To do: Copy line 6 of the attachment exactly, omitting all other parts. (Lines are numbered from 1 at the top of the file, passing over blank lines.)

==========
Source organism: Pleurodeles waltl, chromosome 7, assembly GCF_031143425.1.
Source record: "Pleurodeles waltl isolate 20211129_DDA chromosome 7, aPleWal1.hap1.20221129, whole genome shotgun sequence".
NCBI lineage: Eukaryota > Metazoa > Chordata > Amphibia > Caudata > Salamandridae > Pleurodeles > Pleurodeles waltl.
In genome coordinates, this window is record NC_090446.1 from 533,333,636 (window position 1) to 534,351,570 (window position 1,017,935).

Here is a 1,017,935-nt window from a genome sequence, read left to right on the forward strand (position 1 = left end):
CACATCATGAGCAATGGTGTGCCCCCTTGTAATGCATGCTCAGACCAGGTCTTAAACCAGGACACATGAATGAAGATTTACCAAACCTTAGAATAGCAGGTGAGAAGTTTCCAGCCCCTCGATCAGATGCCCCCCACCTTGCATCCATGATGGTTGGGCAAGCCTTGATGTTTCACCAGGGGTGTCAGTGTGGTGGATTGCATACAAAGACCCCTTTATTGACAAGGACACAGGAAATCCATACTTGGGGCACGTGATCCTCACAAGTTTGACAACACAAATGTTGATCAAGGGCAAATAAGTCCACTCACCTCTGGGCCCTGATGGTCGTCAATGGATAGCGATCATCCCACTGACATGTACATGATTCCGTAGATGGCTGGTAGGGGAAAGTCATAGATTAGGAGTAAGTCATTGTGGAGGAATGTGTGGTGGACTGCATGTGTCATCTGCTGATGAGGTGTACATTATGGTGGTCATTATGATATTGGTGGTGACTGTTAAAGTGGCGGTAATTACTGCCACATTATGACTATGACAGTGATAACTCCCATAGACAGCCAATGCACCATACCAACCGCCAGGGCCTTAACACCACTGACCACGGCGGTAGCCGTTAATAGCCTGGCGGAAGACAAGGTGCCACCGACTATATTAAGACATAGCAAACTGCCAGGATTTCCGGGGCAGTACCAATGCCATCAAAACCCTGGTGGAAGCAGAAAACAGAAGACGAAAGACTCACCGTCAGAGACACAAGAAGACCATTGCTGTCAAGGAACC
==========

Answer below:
CACATCATGAGCAATGGTGTGCCCCCTTGTAATGCATGCTCAGACCAGGTCTTAAACCAGGACACATGAATGAAGATTTACCAAACCTTAGAATAGCAGGTGAGAAGTTTCCAGCCCCTCGATCAGATGCCCCCCACCTTGCATCCATGATGGTTGGGCAAGCCTTGATGTTTCACCAGGGGTGTCAGTGTGGTGGATTGCATACAAAGACCCCTTTATTGACAAGGACACAGGAAATCCATACTTGGGGCACGTGATCCTCACAAGTTTGACAACACAAATGTTGATCAAGGGCAAATAAGTCCACTCACCTCTGGGCCCTGATGGTCGTCAATGGATAGCGATCATCCCACTGACATGTACATGATTCCGTAGATGGCTGGTAGGGGAAAGTCATAGATTAGGAGTAAGTCATTGTGGAGGAATGTGTGGTGGACTGCATGTGTCATCTGCTGATGAGGTGTACATTATGGTGGTCATTATGATATTGGTGGTGACTGTTAAAGTGGCGGTAATTACTGCCACATTATGACTATGACAGTGATAACTCCCATAGACAGCCAATGCACCATACCAACCGCCAGGGCCTTAACACCACTGACCACGGCGGTAGCCGTTAATAGCCTGGCGGAAGACAAGGTGCCACCGACTATATTAAGACATAGCAAACTGCCAGGATTTCCGGGGCAGTACCAATGCCATCAAAACCCTGGTGGAAGCAGAAAACAGAAGACGAAAGACTCACCGTCAGAGACACAAGAAGACCATTGCTGTCAAGGAACC